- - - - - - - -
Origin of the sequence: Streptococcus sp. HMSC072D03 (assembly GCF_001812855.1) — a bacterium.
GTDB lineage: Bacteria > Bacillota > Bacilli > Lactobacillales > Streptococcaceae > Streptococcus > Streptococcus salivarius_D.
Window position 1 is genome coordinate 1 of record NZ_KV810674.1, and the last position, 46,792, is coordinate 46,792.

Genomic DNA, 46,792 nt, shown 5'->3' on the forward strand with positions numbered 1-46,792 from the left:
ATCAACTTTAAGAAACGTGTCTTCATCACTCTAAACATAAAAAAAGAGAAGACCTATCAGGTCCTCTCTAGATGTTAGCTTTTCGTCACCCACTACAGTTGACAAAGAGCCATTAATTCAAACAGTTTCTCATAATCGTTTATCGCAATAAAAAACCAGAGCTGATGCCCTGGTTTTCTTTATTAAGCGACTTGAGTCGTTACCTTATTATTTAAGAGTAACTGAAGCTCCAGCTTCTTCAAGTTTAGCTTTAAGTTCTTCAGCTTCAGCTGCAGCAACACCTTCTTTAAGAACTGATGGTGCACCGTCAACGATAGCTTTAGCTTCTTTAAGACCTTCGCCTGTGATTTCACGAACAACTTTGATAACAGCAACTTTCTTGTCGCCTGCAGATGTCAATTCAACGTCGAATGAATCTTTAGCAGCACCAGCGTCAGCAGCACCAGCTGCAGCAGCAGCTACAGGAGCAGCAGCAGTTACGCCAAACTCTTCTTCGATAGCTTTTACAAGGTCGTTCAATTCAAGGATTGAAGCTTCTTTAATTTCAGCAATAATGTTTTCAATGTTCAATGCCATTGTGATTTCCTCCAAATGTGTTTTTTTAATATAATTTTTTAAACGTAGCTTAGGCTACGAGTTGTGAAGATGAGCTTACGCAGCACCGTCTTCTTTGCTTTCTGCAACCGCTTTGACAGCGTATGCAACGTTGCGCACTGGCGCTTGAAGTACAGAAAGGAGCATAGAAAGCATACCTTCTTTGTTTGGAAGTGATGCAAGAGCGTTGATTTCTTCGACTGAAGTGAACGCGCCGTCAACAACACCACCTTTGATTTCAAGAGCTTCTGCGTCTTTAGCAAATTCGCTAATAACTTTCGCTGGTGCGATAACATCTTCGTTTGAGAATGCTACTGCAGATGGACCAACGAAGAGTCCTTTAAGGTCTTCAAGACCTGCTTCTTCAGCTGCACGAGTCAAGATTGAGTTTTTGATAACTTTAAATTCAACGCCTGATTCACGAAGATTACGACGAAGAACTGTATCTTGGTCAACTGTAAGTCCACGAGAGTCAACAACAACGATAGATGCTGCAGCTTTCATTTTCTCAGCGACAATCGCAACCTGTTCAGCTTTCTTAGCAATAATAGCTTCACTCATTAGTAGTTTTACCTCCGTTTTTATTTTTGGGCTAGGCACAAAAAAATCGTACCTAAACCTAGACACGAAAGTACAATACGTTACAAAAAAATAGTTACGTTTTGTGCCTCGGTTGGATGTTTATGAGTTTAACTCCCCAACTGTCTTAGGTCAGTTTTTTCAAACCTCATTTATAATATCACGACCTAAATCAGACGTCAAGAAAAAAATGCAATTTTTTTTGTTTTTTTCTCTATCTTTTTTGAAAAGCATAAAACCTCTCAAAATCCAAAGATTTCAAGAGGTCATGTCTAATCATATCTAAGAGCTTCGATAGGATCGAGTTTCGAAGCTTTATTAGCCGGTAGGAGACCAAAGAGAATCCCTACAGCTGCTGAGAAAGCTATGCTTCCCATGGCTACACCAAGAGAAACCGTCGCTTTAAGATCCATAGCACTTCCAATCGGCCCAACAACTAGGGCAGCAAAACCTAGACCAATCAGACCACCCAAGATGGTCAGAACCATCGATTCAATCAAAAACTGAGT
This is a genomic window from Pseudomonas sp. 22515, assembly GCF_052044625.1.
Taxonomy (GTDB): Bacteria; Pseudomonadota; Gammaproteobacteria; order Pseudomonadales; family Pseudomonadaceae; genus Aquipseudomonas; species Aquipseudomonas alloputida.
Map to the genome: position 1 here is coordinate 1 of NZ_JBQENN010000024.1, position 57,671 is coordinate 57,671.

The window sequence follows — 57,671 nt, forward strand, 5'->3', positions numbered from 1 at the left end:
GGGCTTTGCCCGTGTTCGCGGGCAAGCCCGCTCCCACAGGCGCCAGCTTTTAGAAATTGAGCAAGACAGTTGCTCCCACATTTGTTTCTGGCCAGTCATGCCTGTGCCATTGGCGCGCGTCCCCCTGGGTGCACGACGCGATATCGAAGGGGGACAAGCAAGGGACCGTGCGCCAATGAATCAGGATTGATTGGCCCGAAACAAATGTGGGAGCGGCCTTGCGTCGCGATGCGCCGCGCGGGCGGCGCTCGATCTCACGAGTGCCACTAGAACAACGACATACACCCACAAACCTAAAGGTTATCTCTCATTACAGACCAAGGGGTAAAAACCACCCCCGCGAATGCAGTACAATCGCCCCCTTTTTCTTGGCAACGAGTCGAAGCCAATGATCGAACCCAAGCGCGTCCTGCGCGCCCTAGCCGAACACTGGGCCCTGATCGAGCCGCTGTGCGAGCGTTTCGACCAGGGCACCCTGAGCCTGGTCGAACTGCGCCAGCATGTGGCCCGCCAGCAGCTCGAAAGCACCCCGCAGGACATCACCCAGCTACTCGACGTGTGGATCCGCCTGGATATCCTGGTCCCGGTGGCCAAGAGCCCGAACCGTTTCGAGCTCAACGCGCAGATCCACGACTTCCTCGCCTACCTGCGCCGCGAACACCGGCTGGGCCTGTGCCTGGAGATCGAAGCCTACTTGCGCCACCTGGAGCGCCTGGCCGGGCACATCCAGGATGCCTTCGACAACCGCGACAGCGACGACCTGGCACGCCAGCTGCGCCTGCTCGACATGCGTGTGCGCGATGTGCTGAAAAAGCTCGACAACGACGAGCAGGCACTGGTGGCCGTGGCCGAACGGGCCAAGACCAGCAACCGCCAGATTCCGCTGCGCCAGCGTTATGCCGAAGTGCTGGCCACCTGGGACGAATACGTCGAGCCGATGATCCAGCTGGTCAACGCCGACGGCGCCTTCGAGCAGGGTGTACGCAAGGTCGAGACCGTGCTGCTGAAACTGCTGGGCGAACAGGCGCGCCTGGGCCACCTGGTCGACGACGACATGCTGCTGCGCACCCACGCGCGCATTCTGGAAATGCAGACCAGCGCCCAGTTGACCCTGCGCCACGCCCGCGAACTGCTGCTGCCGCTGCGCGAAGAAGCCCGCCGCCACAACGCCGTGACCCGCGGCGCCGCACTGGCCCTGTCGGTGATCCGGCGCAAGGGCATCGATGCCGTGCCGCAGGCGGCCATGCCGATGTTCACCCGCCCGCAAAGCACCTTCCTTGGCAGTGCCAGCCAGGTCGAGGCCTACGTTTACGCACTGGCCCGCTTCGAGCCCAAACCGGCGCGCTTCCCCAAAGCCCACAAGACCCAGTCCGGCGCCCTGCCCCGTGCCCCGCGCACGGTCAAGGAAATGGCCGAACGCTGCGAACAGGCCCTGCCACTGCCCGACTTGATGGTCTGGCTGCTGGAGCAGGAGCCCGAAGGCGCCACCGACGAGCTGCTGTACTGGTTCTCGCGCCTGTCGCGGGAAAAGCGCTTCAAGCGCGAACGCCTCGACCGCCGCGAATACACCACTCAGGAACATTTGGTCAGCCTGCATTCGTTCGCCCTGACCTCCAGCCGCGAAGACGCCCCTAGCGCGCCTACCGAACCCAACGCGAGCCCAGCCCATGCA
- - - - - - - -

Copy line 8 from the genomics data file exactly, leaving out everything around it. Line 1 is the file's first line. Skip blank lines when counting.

Map to the genome: position 1 here is coordinate 1 of NZ_JBQENN010000024.1, position 57,671 is coordinate 57,671.